Over the last few weeks, I’ve gotten comments and questions about being the only student not of Chinese descent in the program. While learning about the technicalities of urban planning has been interesting, one of the most important things that I’ve learned in these last few weeks is that the challenges Chinatown faces are quite similar to the challenges facing that other minority communities, particularly African American neighborhoods.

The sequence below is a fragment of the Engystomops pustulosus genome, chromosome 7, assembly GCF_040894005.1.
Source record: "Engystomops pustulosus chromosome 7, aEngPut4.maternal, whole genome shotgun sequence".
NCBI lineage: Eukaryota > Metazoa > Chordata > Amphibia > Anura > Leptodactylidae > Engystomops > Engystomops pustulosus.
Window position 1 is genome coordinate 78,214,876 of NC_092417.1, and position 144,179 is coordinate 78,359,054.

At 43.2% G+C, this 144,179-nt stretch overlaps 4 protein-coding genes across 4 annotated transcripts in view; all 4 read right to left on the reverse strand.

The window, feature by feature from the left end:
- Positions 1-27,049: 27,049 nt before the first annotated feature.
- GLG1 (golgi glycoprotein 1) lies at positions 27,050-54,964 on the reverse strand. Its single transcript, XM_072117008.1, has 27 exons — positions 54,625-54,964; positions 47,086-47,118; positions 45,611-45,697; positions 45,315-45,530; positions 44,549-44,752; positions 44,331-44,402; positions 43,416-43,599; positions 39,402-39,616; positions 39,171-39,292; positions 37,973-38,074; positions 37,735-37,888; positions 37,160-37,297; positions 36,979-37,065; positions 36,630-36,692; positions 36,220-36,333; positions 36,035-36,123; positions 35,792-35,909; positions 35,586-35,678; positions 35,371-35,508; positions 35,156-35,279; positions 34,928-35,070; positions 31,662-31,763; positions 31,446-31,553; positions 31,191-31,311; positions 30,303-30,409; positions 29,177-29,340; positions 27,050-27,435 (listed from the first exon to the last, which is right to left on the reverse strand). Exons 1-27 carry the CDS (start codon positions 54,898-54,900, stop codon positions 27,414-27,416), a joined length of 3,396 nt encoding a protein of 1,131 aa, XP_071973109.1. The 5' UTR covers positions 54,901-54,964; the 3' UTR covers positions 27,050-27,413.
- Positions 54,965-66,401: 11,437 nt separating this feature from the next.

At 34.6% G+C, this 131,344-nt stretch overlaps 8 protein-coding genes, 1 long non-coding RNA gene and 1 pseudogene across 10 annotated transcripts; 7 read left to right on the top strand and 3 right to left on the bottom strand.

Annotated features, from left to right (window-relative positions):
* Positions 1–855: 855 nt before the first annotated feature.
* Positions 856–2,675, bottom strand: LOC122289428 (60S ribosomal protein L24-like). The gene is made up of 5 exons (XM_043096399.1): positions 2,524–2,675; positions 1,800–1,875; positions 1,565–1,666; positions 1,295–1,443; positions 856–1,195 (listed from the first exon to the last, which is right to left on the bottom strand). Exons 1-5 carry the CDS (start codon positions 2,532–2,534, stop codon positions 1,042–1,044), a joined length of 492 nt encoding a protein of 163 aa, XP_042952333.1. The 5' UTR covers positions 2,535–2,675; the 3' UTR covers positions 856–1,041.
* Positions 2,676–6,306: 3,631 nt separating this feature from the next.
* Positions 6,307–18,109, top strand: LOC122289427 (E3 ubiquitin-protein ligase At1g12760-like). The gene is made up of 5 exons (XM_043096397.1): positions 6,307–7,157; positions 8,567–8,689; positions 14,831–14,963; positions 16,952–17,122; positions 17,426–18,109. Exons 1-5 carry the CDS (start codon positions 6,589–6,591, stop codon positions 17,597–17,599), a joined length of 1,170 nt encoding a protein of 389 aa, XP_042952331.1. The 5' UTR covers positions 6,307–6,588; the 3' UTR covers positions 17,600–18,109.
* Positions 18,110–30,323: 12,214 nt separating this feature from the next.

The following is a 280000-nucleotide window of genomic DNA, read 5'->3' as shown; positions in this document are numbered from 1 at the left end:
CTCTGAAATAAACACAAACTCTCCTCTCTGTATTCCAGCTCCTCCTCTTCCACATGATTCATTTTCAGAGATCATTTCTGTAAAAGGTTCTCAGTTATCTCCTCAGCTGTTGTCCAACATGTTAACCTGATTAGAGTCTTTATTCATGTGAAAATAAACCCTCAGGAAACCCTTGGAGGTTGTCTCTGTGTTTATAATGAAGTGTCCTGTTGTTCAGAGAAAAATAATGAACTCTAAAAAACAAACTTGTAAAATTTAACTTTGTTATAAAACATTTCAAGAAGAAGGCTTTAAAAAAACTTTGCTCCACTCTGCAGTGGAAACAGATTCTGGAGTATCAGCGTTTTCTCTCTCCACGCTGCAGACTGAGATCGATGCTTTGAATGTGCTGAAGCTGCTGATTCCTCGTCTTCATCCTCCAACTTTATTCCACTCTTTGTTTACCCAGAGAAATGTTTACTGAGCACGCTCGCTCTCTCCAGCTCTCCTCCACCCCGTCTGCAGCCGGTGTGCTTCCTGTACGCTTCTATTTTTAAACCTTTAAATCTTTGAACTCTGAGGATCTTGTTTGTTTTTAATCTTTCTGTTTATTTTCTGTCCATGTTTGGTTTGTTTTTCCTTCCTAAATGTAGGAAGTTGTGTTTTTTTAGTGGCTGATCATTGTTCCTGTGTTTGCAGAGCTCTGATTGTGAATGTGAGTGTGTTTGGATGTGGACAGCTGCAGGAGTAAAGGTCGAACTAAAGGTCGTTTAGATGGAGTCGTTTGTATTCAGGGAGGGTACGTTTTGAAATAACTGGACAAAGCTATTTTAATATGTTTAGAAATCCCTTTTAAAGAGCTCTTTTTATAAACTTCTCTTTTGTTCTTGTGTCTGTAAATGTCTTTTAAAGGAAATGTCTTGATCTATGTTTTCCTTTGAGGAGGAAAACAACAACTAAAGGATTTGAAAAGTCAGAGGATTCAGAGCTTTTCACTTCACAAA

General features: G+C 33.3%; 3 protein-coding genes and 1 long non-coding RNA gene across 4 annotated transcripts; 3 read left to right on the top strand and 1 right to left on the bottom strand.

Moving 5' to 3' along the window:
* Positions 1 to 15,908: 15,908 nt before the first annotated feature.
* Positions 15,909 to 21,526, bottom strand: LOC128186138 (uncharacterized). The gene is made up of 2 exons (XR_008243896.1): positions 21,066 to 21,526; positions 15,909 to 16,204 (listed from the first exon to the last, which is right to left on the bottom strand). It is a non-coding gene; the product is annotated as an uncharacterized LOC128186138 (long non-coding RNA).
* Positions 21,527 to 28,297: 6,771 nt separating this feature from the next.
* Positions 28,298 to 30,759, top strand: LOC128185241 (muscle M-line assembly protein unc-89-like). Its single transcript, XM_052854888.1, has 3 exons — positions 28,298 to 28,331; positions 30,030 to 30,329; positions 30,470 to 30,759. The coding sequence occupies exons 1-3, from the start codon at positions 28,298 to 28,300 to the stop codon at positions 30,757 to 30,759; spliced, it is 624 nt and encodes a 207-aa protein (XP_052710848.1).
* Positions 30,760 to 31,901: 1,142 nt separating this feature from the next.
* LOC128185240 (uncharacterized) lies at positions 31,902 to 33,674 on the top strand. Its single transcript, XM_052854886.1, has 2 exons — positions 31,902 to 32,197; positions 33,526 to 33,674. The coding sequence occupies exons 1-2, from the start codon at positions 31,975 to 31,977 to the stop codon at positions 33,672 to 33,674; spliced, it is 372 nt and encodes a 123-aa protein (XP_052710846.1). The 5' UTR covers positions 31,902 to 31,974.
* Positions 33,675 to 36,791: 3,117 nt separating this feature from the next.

The histories of the Chinese and Black communities are quite different. However, low-income Chinese and Black communities in the Bay Area face many of the same struggles. Just like many predominantly African-American neighborhoods, Chinatown faces a growing threat of gentrification. Rising prices in San Francisco are affecting minority communities across the board, and minority-owned businesses face increasing rents and changing consumer bases. Solving these issues on a large, impactful scale means that minority communities need to work together. That starts with understanding the issues that other communities of color are facing. So, even though I’ll probably get more comments about being the only non-Chinese student in the program, I know it’s important to understand the challenges of other communities in order to advocate for social and economic justice for everyone.